[Sorry if you are looking for a new exercising-in-denim picture today. I need a place to talk about my first half marathon.]
Short version of my race recap:
My ran the Pittsburgh Half Marathon today (my first) in 2:09:40. I gave it everything I had in me. It was awesome. Of course I didn’t wear jeans, Silly.
Long version of my race recap:
I’m a weight lifter. Serious running along with serious weight lifting, in principle, are counter-intuitive. I’ve said it before: even though I run, I don’t consider myself a runner. I run because I know it is good for me. I don’t love it. I have no burning passion for it. I don’t identify with it. I’m not fast. My form is terrible. My face turns tomato red. I feel all sorts of terrible when I’m doing it. And I’m sure I do serious damage to my lung tissue with all the coughing that occurs (I have asthma).
But there is something about turning 40 that makes you want to punch that “4″ and that “0″ right in its old-lady, sun-spotted, fine-lined-and-wrinkled face. So I signed up for my first half marathon, trained for four months,* and then today…
…I caught 40 square in the jaw with a right hook, landed a spinning back kick, and then submitted that bitch with a rear-naked choke. It wasn’t the fastest “win” by any means – I did it in a shocking (for me) 2:09:40 – but a win is a win, right?
Notable things on race day:
- I cried twice. Neither tear-fest occurred at the finish line or because of pain. At one point, early in the race, I was overwhelmed with how blessed I am – that I am able and healthy enough to run 13.1 miles. The second time I cried was when I saw all the military service men, in full gear, on the railings of one of the bridges cheering us on. Runners were yelling “thanks” back at them, drowning out their cheers for us. It was moving in a way that I can’t put into words. And the tears? Full on sobs.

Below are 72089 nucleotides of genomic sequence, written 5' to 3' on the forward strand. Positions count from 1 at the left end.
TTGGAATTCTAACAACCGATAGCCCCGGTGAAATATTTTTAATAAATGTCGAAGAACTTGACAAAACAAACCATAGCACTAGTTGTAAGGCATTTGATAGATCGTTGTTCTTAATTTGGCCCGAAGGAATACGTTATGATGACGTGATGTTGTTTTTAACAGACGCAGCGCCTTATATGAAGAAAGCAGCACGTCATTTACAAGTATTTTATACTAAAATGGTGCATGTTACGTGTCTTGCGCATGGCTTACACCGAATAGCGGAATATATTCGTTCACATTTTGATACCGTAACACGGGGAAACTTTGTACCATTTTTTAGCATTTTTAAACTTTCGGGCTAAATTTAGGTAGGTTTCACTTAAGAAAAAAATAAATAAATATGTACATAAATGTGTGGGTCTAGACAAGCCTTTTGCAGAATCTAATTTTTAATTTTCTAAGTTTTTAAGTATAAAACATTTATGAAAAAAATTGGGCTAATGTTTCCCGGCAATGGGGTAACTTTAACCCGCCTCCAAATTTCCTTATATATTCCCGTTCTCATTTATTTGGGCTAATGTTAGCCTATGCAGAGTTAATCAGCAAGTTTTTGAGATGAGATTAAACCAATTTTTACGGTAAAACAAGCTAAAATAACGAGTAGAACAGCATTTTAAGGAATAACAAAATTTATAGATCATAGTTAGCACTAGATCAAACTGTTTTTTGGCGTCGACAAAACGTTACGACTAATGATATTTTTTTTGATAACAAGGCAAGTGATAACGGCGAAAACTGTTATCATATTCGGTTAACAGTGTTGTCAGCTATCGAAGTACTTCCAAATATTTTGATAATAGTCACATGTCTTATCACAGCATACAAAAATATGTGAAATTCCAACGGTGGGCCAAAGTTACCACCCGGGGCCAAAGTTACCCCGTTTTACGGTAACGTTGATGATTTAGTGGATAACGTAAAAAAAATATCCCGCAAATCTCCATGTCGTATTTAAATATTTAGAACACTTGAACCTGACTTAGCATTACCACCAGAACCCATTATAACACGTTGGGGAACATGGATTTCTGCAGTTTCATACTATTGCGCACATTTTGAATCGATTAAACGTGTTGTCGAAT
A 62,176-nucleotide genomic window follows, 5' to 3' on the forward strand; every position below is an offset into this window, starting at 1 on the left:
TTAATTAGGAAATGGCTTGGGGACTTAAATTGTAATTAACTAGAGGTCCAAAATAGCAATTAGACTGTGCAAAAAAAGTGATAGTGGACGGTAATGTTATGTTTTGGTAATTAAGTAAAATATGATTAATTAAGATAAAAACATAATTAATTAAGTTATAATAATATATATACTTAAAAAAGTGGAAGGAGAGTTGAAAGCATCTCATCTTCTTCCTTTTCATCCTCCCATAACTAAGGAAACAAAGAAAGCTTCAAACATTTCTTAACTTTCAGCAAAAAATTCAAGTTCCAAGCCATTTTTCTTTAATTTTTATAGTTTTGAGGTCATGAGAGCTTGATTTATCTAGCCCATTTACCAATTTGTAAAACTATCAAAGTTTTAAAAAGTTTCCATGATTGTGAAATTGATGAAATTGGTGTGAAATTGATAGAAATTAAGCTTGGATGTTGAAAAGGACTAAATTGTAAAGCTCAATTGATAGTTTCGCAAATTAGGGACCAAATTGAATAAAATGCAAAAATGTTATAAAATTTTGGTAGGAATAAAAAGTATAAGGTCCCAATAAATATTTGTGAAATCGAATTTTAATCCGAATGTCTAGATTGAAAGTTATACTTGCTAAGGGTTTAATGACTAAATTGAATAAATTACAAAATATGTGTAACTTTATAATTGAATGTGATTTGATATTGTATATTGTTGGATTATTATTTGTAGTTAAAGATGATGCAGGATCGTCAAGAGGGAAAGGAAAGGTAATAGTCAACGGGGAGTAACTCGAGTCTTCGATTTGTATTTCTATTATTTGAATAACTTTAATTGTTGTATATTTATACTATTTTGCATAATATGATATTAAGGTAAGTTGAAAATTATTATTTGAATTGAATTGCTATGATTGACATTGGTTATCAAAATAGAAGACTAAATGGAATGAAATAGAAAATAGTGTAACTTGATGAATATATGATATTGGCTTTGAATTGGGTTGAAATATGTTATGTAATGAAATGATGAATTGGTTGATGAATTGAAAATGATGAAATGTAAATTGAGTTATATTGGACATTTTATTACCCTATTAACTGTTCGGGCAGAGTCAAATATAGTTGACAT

- My performance. I followed all the advice from my running friends (and sister) and, if it was possible to re-do today’s race, I would not do one thing differently. I had a negative split and gave it EVERYTHING I had in me – 100% was left on that course. I remember thinking when I hit the 13 mile marker that I DID NOT have another tenth of a mile in me, but somehow I was able to focus on the spectators’ cheers and that was enough to carry me across the finish line.
- The concerned volunteer. A lady, when I crossed the finish line, asked me, “Medic?” as she grabbed my arm and nodded her head up and down. I must have REALLY looked bad. I was, and am, fine.
- Spectators. I’ve written before that I could not have trained for this race without the support of my running group, Steel City Road Runners Club; their support and company has been vital in the success of my training runs. Today, the spectators were my support. The cheering, the positive energy, the cowbells, the bands, the signs were out in full force! I beamed with Pittsburgh Pride the entire race.
- The weather. Beautiful. Perfect.
- Miscellaneous. 1) The kid drummer for the band Chess Club and a Chick that was playing on the North Side. He was awesome. 2) The people handing out gummy worms on Carson Street. I so needed them right at the moment they appeared before me. 3) I didn’t see anyone running in jeans.
And the weekend as a whole:
- Meeting and hanging out with bloggers Charla (Running Haiku) and Tracey/Andrew (Stride and Joy) made for a memorable weekend that surpassed all expectations. Our time together was fun and comfortable and will be cherished forever. I’m looking forward to when I can get together again with my new friends.
- I have an old man stalker. The full story is almost unbelievable (in a very fun way). For another time…
* I came up with a training plan on my own and it consisted of one day of running each week [yep, that is all the running I did - 128.5 training miles to be exact]. I’m still deciding on the title of the book that will bring in royalties matching Hal Higdon and Jeff Galloway: